Increased Fire Service Tax on Insurance Policies
In New Zealand the firefighting services are funded by a tax called the Fire Service Levy. This tax is added to the insurance premiums for personal & commercial property, motor vehicles, contract works & other insurance policies primarily where there is a Fire risk exposure.
The Government has been undertaking a consultation process which resulted in a merger of the urban & rural firefighting services. As an insurance buyer these changes will affect you. The cost of merging the urban & rural firefighting services has been reported by Internal Affairs Minister Peter Dunne to be $303 million, $263 million of which will be funded through an increased tax on insurance policies.
To achieve the required funding the Government has announced a 40% increase for this tax on primarily fire related insurance policies by way of the Fire Service Levy, & effecting policies from July 1st 2017. Generally what this means is households will pay an annual Fire Service Levy of $127, an extra $36 tax per year & added to your home & contents policies. Business owners will also be affected by these changes.
Following on from the outcome of the current process, other proposed changes in the future by way of the tax on insurance policies is calculated will probably change from December 2018. It is proposed the tax will apply to more insurance policies & property types but the financial impact of these future changes are not currently known until the new legislation has been prepared.
In addition to the above FSL increases, within the next 6 months, insurance buyers will also face another significant increase to the tax & levy payable on their insurance premiums:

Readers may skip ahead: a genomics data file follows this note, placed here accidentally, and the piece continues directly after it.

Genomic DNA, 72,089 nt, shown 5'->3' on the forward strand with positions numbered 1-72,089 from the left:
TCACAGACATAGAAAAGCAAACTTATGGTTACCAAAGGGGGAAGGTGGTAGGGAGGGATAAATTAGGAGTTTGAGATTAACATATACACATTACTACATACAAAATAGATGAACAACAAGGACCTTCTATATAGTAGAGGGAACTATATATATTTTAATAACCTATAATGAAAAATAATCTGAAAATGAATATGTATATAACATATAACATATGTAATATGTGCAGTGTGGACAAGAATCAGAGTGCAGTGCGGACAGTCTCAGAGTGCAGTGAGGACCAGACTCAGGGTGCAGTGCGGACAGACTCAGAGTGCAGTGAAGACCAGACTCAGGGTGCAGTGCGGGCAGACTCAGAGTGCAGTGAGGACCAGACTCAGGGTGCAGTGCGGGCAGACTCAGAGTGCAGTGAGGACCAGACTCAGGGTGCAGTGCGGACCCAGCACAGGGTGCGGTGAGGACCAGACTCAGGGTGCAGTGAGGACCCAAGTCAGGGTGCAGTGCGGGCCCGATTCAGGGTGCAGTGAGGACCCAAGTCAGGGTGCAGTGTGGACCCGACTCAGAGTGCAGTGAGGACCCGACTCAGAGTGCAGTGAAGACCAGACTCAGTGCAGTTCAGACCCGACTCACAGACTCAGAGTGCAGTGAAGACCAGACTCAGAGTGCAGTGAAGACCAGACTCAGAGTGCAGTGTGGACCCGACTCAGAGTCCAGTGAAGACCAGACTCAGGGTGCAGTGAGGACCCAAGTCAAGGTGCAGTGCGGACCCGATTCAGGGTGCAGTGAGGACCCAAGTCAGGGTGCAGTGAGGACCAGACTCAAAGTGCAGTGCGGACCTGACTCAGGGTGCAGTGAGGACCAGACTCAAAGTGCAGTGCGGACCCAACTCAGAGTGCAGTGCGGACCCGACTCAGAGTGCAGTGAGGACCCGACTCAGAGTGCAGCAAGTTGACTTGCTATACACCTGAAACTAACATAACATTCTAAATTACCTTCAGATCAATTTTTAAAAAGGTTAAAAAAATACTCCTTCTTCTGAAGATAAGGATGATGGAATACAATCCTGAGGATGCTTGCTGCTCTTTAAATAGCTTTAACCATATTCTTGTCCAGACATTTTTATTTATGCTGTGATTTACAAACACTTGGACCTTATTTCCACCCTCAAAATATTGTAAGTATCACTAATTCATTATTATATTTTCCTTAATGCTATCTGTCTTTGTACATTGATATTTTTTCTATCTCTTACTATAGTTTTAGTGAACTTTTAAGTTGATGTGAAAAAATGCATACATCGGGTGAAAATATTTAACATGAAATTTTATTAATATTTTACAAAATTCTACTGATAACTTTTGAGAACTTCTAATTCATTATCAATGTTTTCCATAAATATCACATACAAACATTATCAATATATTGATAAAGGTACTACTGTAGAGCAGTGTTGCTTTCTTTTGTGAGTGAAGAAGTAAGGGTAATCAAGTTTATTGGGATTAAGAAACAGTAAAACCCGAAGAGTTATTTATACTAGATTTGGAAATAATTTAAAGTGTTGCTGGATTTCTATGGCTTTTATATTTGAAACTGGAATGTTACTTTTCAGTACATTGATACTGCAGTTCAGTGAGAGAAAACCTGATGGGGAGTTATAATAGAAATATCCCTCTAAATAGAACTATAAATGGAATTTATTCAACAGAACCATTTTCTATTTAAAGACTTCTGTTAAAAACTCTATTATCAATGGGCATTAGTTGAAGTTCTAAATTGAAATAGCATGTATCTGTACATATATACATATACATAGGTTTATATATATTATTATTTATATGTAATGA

Both levies are in place to fund government services to help protect all of us in New Zealand. It is not a premium increase but rather a government tax or levy, collected through insurance premiums.
- The new Fire Service Levy (FSL) applies from July 1st when it increases by 40%;
- The EQC levy, which is also collected by government through insurance premiums, will increase by 33% from November.
An article recently published in the New Zealand Herald: Double whammy for insured home-owners is available on request if you are interested.
I am personally concerned these changes will incur extra costs for our clients in the form of a higher tax on their insurance policies & therefore I will be monitoring announcements & continue making submissions to the Government where appropriate.
Regretfully, my current view suggests because those buying insurance are pretty much unaware of the implications of this change; I know our MP, Dr Nick Smith here in Nelson was very remote on them, however once introduced could become problematic for policy holders of insurance, & future reversal will I suspect be pretty much impossible.
If you have any questions about these changes please contact myself or Carla.